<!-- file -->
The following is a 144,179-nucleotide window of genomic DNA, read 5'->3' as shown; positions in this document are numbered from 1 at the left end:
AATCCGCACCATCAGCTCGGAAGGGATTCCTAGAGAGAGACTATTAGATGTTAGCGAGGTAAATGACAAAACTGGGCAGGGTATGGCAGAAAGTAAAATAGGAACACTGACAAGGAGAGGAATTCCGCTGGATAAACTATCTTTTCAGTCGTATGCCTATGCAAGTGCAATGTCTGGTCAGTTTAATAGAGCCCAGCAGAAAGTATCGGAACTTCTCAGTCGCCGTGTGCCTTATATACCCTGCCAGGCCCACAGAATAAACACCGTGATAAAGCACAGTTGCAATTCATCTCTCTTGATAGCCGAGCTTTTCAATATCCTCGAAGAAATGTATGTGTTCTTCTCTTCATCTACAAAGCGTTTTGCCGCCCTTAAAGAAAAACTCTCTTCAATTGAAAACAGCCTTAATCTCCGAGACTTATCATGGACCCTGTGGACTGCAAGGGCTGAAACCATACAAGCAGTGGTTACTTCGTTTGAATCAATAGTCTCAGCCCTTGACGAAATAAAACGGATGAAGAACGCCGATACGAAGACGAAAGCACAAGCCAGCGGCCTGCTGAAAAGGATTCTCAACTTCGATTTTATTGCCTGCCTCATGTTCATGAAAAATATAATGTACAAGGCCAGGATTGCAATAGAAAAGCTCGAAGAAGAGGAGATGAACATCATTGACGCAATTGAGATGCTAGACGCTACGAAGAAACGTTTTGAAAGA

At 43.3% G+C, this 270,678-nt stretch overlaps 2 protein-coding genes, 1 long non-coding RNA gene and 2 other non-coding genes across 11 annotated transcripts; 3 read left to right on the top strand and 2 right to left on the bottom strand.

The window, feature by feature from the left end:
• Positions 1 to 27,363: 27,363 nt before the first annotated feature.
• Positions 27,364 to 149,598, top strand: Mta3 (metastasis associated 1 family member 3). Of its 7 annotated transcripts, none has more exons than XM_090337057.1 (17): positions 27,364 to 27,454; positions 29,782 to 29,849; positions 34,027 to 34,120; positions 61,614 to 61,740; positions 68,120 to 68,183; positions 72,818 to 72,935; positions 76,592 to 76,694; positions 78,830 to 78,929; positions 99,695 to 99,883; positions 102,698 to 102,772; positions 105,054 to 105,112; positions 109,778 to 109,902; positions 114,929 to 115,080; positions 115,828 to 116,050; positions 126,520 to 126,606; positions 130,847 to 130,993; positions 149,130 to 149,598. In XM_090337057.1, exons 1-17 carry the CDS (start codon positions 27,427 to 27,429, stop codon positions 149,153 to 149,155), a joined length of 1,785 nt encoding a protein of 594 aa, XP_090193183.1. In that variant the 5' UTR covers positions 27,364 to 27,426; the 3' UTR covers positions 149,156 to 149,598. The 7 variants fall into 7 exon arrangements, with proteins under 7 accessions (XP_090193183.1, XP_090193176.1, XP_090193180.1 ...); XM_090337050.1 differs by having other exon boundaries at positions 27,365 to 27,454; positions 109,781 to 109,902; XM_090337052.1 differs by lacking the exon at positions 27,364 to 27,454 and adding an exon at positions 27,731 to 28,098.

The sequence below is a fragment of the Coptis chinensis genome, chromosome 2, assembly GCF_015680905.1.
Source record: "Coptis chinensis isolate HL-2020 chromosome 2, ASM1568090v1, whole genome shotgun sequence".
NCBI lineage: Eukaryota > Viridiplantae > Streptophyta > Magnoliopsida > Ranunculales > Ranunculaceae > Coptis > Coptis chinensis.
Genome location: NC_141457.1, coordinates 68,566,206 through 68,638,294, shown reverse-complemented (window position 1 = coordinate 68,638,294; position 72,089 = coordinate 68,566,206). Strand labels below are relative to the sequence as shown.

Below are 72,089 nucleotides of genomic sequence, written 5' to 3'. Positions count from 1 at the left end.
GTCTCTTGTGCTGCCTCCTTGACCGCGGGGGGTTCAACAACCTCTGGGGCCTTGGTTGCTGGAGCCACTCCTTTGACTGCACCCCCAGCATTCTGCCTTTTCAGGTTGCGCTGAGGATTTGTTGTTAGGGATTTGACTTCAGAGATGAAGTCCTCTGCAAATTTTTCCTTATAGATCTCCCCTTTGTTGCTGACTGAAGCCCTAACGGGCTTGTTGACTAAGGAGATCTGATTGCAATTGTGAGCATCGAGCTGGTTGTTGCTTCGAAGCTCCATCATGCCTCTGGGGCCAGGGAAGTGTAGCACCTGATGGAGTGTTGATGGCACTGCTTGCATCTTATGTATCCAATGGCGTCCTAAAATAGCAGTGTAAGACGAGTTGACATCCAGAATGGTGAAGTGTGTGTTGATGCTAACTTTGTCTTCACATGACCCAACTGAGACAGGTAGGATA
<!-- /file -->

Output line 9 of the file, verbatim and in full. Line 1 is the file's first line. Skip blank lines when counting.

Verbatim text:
NCBI lineage: Eukaryota > Viridiplantae > Streptophyta > Magnoliopsida > Ranunculales > Ranunculaceae > Coptis > Coptis chinensis.